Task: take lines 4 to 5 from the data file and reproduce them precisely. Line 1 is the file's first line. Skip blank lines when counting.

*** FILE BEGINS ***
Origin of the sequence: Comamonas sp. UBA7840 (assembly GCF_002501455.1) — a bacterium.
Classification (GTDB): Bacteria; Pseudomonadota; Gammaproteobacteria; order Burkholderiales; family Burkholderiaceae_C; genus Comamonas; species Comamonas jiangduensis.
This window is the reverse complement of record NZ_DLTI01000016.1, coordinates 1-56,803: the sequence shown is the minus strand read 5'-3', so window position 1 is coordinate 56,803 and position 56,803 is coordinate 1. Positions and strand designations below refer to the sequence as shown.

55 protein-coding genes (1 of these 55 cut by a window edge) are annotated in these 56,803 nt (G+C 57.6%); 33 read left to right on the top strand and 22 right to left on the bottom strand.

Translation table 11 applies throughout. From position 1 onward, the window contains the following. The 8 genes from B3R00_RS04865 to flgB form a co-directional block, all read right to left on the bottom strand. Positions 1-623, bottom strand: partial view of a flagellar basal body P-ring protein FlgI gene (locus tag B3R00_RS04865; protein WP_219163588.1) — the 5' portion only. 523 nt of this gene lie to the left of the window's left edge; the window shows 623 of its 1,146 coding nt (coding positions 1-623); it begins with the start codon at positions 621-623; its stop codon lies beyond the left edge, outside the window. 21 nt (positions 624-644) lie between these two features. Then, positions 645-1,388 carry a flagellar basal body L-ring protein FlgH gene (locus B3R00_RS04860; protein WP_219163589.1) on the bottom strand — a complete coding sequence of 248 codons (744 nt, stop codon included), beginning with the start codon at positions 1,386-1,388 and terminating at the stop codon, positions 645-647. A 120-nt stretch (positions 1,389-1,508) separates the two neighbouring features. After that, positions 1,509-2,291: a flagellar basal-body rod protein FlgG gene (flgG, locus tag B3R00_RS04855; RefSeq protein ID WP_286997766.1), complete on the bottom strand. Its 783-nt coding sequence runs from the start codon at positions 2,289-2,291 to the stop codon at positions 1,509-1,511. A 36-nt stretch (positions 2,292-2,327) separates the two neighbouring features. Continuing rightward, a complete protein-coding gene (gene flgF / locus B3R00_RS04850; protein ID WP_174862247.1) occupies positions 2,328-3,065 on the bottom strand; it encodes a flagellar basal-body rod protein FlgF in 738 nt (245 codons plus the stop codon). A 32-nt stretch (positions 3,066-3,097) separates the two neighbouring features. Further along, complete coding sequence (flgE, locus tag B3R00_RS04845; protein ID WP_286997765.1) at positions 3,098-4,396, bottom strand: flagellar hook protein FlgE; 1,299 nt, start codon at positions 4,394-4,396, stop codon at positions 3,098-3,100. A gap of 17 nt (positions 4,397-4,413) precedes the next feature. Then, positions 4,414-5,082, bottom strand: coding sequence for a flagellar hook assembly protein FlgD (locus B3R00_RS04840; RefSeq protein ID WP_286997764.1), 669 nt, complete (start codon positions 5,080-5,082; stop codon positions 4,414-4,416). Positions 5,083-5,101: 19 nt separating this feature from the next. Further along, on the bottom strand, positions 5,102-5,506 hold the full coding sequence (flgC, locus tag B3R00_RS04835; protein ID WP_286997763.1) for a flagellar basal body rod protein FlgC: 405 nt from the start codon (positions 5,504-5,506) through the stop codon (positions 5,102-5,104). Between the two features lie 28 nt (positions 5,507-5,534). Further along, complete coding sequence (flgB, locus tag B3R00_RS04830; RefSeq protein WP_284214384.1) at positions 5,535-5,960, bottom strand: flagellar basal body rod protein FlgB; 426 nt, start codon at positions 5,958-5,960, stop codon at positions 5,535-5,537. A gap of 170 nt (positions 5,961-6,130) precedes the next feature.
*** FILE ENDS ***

55 protein-coding genes (1 of these 55 cut by a window edge) are annotated in these 56,803 nt (G+C 57.6%); 33 read left to right on the top strand and 22 right to left on the bottom strand.

Translation table 11 applies throughout. From position 1 onward, the window contains the following. The 8 genes from B3R00_RS04865 to flgB form a co-directional block, all read right to left on the bottom strand. Positions 1-623, bottom strand: partial view of a flagellar basal body P-ring protein FlgI gene (locus tag B3R00_RS04865; protein WP_219163588.1) — the 5' portion only. 523 nt of this gene lie to the left of the window's left edge; the window shows 623 of its 1,146 coding nt (coding positions 1-623); it begins with the start codon at positions 621-623; its stop codon lies beyond the left edge, outside the window. 21 nt (positions 624-644) lie between these two features. Then, positions 645-1,388 carry a flagellar basal body L-ring protein FlgH gene (locus B3R00_RS04860; protein WP_219163589.1) on the bottom strand — a complete coding sequence of 248 codons (744 nt, stop codon included), beginning with the start codon at positions 1,386-1,388 and terminating at the stop codon, positions 645-647. A 120-nt stretch (positions 1,389-1,508) separates the two neighbouring features. After that, positions 1,509-2,291: a flagellar basal-body rod protein FlgG gene (flgG, locus tag B3R00_RS04855; RefSeq protein ID WP_286997766.1), complete on the bottom strand. Its 783-nt coding sequence runs from the start codon at positions 2,289-2,291 to the stop codon at positions 1,509-1,511. A 36-nt stretch (positions 2,292-2,327) separates the two neighbouring features. Continuing rightward, a complete protein-coding gene (gene flgF / locus B3R00_RS04850; protein ID WP_174862247.1) occupies positions 2,328-3,065 on the bottom strand; it encodes a flagellar basal-body rod protein FlgF in 738 nt (245 codons plus the stop codon). A 32-nt stretch (positions 3,066-3,097) separates the two neighbouring features. Further along, complete coding sequence (flgE, locus tag B3R00_RS04845; protein ID WP_286997765.1) at positions 3,098-4,396, bottom strand: flagellar hook protein FlgE; 1,299 nt, start codon at positions 4,394-4,396, stop codon at positions 3,098-3,100. A gap of 17 nt (positions 4,397-4,413) precedes the next feature. Then, positions 4,414-5,082, bottom strand: coding sequence for a flagellar hook assembly protein FlgD (locus B3R00_RS04840; RefSeq protein ID WP_286997764.1), 669 nt, complete (start codon positions 5,080-5,082; stop codon positions 4,414-4,416). Positions 5,083-5,101: 19 nt separating this feature from the next. Further along, on the bottom strand, positions 5,102-5,506 hold the full coding sequence (flgC, locus tag B3R00_RS04835; protein ID WP_286997763.1) for a flagellar basal body rod protein FlgC: 405 nt from the start codon (positions 5,504-5,506) through the stop codon (positions 5,102-5,104). Between the two features lie 28 nt (positions 5,507-5,534). Further along, complete coding sequence (flgB, locus tag B3R00_RS04830; RefSeq protein WP_284214384.1) at positions 5,535-5,960, bottom strand: flagellar basal body rod protein FlgB; 426 nt, start codon at positions 5,958-5,960, stop codon at positions 5,535-5,537. A gap of 170 nt (positions 5,961-6,130) precedes the next feature.